Dec 6, 2012 9:20 PM by Siera Santos, firstname.lastname@example.org
"No shot, no job."
That's the policy hospitals are adapting. Flu shots are no longer a recommendation. They're a mandate.
"It's a trend you're seeing nationally," said Brian Newsome, a spokesperson with Memorial Hospital.
Memorial notified employees of the change in policy this fall and gave them two months to comply.
Two off-site laboratory assistants didn't want the vaccine for variety of reasons. Megan Serwin walked away voluntarily, choosing to resign and leave on good terms. Dottie Kabel opted to stay at Memorial until she was placed on suspension and then fired on Thursday.
But not all employees who were opposed to the vaccination could do the same.
Kabel noted "some of them are single parents" or have mortgages to pay.
"Not everybody was able to stand up and say ‘this isn't right and I'm not going to stand for it,'" Kabel said.
She consulted with lawyers on the matter. They told her it's completely legal, but in her mind "it doesn't make it right."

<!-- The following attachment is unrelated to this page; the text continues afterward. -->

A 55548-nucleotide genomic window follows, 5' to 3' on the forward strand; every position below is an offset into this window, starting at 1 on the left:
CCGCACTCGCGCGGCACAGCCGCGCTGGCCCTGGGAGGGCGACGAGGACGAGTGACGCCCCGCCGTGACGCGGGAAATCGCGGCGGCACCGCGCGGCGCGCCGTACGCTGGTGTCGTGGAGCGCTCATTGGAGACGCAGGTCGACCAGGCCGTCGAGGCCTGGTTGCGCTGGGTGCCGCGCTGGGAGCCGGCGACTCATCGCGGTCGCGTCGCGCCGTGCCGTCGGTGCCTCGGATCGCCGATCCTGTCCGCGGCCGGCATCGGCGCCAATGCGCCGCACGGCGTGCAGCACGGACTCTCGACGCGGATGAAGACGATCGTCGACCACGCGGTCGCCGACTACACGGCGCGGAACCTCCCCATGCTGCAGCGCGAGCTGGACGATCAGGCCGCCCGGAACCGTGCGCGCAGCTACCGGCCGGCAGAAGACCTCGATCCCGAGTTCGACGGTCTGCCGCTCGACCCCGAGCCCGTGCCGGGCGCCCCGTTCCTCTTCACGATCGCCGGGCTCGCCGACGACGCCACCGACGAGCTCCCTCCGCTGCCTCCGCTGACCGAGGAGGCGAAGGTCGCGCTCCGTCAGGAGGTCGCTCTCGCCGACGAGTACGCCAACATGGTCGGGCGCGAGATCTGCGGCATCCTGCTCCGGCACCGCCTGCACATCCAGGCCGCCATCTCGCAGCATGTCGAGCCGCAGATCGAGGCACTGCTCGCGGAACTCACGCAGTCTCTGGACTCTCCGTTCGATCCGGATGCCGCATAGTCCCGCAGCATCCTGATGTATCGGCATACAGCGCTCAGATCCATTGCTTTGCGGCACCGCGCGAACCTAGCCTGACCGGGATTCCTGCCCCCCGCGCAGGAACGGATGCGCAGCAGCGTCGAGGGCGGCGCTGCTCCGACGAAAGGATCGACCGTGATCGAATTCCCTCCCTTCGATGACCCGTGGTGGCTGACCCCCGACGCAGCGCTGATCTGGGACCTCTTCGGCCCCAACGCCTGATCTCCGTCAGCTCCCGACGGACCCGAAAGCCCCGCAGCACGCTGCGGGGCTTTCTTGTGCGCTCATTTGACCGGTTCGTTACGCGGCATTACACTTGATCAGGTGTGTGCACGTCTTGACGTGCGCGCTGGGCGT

"It was a very difficult decision to make, but I am proud of myself because I did stick to my guns," Kabel said, "I believe that I have the right to my body and I have the right to decide what goes into my body and no one else does."
By 2014, Colorado will have a state-wide mandate that requires all health care employees to get a flu vaccination.
Serwin doesn't think the government should ever be able to mandate medical procedures. But hospitals like Memorial consider the flu shot part of the job and vital to the safety of their patients.
"We're not doing it because the state is telling us to do it," Newsome said.
"We're doing it because it's the right thing to do."
Neither one of the former Memorial employees are sure they will continue to work in the health care field. However, both stand by their decision to leave Memorial.